According to Deloitte Digital’s latest study, “Navigating the New Digital Divide”, digital interactions are expected to influence 64 cents of every dollar spent in retail stores by the end of 2015, or US$2.2 trillion. This figure has grown considerably from 14 cents of each dollar spent in bricks and mortar stores in 2012, the first year Deloitte Digital conducted the annual study.
Deloitte Digital defines “digital influence” as the percentage of traditional bricks and mortar retail sales impacted by shoppers’ use of digital devices. Deloitte Digital has also identified a growing digital divide where consumers’ digital behaviors and retailers’ ability to deliver on those consumer expectations continue to diverge.
“Retailers often use the wrong metric, that is e-commerce sales, to indicate whether their digital strategy is working,” said Kasey Lobaugh, principal at Deloitte Consulting and Deloitte Digital’s chief retail innovation officer. “Last year, e-commerce sales represented US$300 billion, or just seven per cent, of total retail sales, while digitally influenced store sales were over five times higher, topping US$1.7 trillion.
“Retailers that prioritise and design digital functionality with the sole purpose of driving sales in the e-commerce channel marginalise the consumer experience and risk ceding authority to competitors.”
Marketplace volatility in the retail sector further amplifies the significance of capturing and accurately measuring digitally-influenced sales. Deloitte Digital’s research indicates that, in the last five years, the top 25 established retailers have lost two per cent of their combined market share, which equates to US$64 billion, while smaller players that have entered the market with digital at their core have multiplied. Lobaugh added, “We are seeing a real change in the competitive dynamics, with digital as the great equaliser. The findings indicate that the large retailers are collectively losing ground to the much smaller competitors.”
While the upward trend in overall digital usage has accelerated, this year’s study uncovered dramatic new behaviors. Among consumers who use digital devices to shop, the following is prevalent.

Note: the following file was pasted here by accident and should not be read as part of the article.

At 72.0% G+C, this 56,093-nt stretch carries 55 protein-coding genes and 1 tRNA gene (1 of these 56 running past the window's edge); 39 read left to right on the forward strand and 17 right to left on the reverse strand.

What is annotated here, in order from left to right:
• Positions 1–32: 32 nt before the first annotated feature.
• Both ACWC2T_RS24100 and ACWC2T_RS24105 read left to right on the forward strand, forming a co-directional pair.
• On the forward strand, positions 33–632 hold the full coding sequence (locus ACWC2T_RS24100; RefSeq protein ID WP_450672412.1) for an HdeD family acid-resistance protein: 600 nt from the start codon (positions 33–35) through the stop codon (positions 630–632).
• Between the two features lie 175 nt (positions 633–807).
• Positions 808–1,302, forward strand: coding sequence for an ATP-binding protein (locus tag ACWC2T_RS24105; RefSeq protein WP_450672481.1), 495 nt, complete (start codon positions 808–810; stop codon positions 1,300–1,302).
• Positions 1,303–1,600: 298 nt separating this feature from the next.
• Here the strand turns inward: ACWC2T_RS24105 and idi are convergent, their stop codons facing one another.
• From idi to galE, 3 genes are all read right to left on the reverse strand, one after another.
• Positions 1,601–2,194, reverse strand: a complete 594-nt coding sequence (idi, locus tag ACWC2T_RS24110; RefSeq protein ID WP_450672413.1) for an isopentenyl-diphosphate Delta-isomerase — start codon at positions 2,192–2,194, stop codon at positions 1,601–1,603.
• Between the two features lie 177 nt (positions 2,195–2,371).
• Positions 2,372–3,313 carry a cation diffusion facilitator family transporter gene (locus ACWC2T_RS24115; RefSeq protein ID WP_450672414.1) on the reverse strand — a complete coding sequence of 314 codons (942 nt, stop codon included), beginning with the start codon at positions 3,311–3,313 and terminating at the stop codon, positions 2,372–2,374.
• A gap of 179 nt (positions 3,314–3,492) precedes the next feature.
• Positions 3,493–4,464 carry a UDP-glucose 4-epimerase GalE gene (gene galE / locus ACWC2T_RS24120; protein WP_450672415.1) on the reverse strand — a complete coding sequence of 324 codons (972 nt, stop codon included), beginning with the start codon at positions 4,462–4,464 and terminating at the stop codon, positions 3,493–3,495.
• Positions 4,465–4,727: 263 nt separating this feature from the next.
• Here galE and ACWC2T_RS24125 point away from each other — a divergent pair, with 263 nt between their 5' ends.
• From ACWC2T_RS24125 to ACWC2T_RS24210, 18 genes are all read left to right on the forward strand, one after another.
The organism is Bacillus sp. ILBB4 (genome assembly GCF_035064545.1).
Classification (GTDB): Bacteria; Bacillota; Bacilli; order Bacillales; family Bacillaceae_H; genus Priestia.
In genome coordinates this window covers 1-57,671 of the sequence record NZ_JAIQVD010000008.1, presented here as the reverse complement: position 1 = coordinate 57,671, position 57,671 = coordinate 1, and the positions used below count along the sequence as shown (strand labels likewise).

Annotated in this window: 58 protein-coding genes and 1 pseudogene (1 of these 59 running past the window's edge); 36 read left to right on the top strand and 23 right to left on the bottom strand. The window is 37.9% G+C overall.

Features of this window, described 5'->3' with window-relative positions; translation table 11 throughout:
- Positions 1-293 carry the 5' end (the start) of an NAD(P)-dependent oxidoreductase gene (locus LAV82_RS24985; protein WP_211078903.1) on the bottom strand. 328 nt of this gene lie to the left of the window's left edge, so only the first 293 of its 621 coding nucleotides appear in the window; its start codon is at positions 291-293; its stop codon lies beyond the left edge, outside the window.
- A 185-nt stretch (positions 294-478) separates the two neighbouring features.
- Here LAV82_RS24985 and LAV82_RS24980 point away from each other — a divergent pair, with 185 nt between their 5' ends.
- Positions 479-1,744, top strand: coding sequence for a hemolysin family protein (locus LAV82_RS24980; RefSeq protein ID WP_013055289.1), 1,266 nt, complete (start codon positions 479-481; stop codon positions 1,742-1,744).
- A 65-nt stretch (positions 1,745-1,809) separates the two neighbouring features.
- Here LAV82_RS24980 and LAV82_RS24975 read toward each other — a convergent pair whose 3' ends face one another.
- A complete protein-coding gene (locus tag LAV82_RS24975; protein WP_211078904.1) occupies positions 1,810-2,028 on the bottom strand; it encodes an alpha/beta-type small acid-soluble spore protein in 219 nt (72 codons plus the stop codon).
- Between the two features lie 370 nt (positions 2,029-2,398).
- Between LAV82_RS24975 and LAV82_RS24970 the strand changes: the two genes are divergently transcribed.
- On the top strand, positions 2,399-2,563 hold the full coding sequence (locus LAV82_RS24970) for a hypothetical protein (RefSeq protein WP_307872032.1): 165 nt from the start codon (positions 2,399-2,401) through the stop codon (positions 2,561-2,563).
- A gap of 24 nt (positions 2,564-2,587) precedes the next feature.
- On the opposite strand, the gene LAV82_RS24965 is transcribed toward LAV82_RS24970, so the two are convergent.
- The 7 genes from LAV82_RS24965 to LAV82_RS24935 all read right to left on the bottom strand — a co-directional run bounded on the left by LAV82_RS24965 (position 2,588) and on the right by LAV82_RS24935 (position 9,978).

Mobile influence is up, but price checking is down.
“Consumers surveyed indicated they are 30 per cent less likely to use smartphones to perform price comparisons in store than they were a year ago. This decline occurred while the influence of smartphones alone on in store sales rose to 28 per cent in 2014, up from 19 per cent the prior year. Consumers are advancing in their sophistication by using mobile more often for inspiration and idea generation earlier in their shopping process, and not simply as a price comparison vehicle,” the study said.
“Digitally-influenced consumers buy more and spend more. Consumers who use digital while they shop convert at a 20 per cent higher rate compared to those who do not use such devices. Consumers that access social media during the shopping process are four times more likely to spend more, and almost one third (29 per cent) of those surveyed are more likely to make a purchase the same day they turn to social media before or during their shopping trip.
“Hispanic and Latino consumers are highly digitally-influenced as nearly half (49 per cent) of Hispanic and Latino consumers use social media during their shopping journey, compared to 32 per cent across all ethnic groups. Additionally, 41 per cent of Hispanic and Latino consumers indicate they spend more in the store due to digital activities, compared to 28 per cent of all consumers surveyed.
“Not all categories are equal as digital behavior has evolved across all categories, most notably baby/toddler and home furnishings. The digital influence in the baby/toddler category jumped from 39 per cent to 52 per cent in one year, and now accounts for more than half of all bricks and mortar sales in that sector. Additionally, 56 per cent of consumers shopping baby/toddler items consult social media for assistance. In the home furnishings category, nearly four in 10 consumers (38 per cent) indicate they spend more when using their devices in the shopping process.
“Consumers are hunters, not gatherers, once they arrive at the store. Nearly eight in 10 consumers (76 per cent) surveyed interact with brands or products before arriving at the store. Shoppers now make buying decisions at other points in the shopping journey; where they find ideas and inspiration, research product information, validate performance through reviews, and even make purchases online to pick up in store.”
According to Jeff Simpson, director at Deloitte Consulting and co-author of the study, instead of measuring moments that matter during the shopping journey, retailers continue to focus on measuring the buy button, that is the point at which they actually have the least influence. “Retailers that simply track channel sales and fail to measure the influence of digital along the entire path to purchase can miss key indicators of performance and customer behavior,” he said. “Retailers should focus on designing and building customer experiences that play to how their customers are shopping for their products rather than direct consumers to the point of purchase if what they really seek is inspiration or information.”